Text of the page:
Facebook has been skyrocketing in the marketing department when it comes to their on-site advertisements. On the whole, the domain receives more than 4 billion video views per day, which not only crushes YouTube’s desktop video viewing numbers, but also the monthly number of YouTube’s mobile video views.
Luckily for marketers, video ads are again and again proven to be one of the most successful Facebook ad campaigns a business can have. According to Adobe, consumers who view videos are 1.8 times more likely to purchase a product/service than non-viewers.
In 2014, Facebook conducted a study with Refinery29 comparing traditional direct response campaigns focused on driving subscriptions to a sequenced story-based approach where the direct response campaign was preceded by a “brand video.”
Refinery29 had an 87% increase in traffic to the landing page and a 56%increase in subscription rate for readers who saw the branding video first.
Nielsen also ran a study that showed cumulative brand impact on ad recall increased 74% after just 15 seconds of a video ad, and purchase intent increased 72% after 10 seconds of viewing.
Facebook Video Ad Updates
Facebook has recently updated the way users can interact with video ads – both from a business owner’s and consumer’s perspective.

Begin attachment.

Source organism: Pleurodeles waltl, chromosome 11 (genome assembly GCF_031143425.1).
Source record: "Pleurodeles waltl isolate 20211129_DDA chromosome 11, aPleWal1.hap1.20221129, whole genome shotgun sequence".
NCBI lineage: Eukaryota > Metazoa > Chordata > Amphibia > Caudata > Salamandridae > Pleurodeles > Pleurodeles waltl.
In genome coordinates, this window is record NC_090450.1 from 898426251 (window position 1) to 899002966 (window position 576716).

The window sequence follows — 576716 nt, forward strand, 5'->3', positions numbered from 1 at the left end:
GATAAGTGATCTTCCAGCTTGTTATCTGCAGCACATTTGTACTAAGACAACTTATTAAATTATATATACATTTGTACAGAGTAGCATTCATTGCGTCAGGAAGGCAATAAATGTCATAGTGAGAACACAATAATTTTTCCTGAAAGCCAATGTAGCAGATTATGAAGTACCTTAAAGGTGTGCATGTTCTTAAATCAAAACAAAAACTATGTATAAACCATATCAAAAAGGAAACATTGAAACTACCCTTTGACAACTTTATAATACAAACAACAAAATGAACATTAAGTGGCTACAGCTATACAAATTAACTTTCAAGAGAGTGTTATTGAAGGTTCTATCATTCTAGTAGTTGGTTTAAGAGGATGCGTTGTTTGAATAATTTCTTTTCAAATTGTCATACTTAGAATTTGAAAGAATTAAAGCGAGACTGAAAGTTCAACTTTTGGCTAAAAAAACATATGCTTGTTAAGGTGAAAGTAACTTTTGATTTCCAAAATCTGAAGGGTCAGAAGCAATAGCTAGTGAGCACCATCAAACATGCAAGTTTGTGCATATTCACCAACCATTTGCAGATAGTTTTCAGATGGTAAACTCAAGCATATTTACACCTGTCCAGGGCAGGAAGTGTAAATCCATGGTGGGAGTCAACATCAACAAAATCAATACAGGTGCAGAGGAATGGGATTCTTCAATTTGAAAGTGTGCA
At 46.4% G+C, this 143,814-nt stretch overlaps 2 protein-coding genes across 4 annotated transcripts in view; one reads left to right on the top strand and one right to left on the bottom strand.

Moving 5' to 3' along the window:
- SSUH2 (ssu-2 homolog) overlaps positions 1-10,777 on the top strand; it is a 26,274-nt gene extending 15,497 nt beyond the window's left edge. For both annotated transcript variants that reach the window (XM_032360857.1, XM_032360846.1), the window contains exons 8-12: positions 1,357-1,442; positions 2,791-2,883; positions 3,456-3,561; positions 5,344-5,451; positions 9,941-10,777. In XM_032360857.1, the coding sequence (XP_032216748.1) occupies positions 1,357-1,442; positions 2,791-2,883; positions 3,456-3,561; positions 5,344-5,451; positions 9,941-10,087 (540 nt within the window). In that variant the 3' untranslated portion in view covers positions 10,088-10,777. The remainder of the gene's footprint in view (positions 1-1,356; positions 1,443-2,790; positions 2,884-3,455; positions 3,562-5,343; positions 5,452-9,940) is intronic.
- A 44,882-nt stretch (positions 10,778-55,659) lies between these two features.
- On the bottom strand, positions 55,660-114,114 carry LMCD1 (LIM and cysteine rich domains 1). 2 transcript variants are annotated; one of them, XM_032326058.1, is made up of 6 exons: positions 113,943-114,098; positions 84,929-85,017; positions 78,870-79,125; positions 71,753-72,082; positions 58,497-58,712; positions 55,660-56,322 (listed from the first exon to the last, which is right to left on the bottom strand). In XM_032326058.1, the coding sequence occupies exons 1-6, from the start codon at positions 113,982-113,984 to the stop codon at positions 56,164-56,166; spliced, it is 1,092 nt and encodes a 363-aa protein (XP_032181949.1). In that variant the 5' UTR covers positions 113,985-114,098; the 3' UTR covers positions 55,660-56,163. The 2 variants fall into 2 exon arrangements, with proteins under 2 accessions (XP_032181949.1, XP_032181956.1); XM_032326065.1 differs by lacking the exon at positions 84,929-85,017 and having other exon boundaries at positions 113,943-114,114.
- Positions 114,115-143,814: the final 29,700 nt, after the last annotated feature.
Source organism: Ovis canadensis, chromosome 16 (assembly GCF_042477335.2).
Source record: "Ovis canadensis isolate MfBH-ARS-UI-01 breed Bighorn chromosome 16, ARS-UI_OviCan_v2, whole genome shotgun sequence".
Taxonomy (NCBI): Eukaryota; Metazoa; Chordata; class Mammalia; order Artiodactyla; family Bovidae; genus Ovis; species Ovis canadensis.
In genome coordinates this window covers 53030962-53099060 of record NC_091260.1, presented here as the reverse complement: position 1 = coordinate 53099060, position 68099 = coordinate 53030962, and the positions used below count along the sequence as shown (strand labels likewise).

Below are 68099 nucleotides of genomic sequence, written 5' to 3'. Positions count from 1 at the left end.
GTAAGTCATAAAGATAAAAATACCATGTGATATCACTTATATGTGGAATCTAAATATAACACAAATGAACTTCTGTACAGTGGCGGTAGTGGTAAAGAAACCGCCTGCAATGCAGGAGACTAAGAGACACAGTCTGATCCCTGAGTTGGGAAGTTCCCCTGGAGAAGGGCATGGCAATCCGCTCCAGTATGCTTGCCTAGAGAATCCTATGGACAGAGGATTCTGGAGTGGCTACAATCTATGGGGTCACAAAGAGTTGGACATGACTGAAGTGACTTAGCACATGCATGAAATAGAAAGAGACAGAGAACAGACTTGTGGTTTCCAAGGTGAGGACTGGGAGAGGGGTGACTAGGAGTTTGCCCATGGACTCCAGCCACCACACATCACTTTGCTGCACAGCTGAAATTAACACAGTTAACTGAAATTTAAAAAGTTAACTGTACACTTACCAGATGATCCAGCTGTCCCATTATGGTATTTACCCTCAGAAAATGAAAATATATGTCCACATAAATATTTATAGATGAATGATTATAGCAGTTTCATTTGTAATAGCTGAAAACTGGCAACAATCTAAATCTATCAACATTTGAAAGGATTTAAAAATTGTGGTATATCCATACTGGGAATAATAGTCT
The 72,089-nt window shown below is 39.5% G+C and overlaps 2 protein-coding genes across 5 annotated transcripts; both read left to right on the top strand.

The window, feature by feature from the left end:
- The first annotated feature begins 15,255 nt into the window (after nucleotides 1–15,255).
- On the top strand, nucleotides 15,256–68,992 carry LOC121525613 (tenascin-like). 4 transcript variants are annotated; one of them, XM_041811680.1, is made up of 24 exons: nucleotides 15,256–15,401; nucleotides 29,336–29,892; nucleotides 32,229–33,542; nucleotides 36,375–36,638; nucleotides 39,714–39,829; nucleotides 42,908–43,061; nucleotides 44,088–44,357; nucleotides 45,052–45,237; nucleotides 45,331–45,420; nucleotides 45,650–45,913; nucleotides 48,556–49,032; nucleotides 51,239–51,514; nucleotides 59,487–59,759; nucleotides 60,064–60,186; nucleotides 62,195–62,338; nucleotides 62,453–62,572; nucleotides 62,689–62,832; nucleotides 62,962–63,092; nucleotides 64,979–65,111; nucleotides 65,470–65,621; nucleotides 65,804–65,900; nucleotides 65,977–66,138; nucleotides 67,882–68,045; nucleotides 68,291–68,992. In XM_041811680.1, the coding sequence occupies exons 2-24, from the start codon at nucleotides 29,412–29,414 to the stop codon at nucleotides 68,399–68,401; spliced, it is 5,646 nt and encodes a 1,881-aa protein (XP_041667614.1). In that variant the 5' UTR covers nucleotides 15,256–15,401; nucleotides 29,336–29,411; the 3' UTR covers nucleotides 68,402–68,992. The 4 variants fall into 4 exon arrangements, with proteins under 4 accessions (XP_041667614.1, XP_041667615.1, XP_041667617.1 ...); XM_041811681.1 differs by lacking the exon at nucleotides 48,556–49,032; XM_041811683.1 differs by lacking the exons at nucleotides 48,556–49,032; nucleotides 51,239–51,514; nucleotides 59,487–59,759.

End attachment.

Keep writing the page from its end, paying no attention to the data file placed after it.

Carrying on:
The updates include:
- Business owners can now choose to create up to six different “video engagement custom audiences” based on the length of time users watch the ad.
- Ad managers can create “lookalike audiences” based off of the interested and behaviors of engaged viewers
- The “video views” objective is no longer needed to create custom audiences. Now, you can use other objectives, such as clicks to website, website conversions, and brand awareness.
- Facebook removed the 1,000-views-per-day limitation, so creating a custom audience is easier.
Using video ads to reach your audience is a quick and easy way to build your brand, with the average cost per video view usually ranging between $0.01 to $0.06 per view.
For some, creating video ads has been a challenge.
Common difficulties include:
- Lack of video/tech skills
- Failure to express brand message via video
- Unsuitable recording equipment
- Misunderstanding of Facebook video ads interface
Fortunately, today’s technology has made it extremely easy to create and run high-quality Facebook video ad campaigns with little to no prior video experience.
Three Things To Keep In Mind
While video quality is important, your video’s content will determine whether or not you’ll make the sale. You could make a low-quality video, but if your content makes a connection to the viewer, then you’ve won.
If you’re still worried about making a less-than-attractive video, just remember people are on Facebook scrolling through their newsfeed in search of fun, natural videos that their friends or relatives shared – not a perfectly polished commercial.
The First 10 Seconds are Crucial